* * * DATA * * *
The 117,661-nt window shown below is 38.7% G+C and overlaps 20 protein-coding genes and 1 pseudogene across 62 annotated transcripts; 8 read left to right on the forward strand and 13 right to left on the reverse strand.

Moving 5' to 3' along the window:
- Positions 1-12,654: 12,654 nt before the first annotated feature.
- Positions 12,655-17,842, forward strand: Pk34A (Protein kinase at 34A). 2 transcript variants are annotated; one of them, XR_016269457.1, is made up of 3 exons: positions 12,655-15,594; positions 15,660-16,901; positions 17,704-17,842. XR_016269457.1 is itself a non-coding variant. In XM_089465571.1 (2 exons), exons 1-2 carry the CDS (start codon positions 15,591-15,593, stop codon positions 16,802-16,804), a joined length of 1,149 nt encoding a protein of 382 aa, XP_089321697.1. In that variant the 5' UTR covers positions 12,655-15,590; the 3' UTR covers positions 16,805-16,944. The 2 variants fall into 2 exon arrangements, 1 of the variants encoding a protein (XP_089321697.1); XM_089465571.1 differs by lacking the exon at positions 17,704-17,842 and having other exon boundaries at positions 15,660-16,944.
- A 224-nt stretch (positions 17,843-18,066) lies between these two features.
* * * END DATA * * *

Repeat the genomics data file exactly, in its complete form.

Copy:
The 117,661-nt window shown below is 38.7% G+C and overlaps 20 protein-coding genes and 1 pseudogene across 62 annotated transcripts; 8 read left to right on the forward strand and 13 right to left on the reverse strand.

Moving 5' to 3' along the window:
- Positions 1-12,654: 12,654 nt before the first annotated feature.
- Positions 12,655-17,842, forward strand: Pk34A (Protein kinase at 34A). 2 transcript variants are annotated; one of them, XR_016269457.1, is made up of 3 exons: positions 12,655-15,594; positions 15,660-16,901; positions 17,704-17,842. XR_016269457.1 is itself a non-coding variant. In XM_089465571.1 (2 exons), exons 1-2 carry the CDS (start codon positions 15,591-15,593, stop codon positions 16,802-16,804), a joined length of 1,149 nt encoding a protein of 382 aa, XP_089321697.1. In that variant the 5' UTR covers positions 12,655-15,590; the 3' UTR covers positions 16,805-16,944. The 2 variants fall into 2 exon arrangements, 1 of the variants encoding a protein (XP_089321697.1); XM_089465571.1 differs by lacking the exon at positions 17,704-17,842 and having other exon boundaries at positions 15,660-16,944.
- A 224-nt stretch (positions 17,843-18,066) lies between these two features.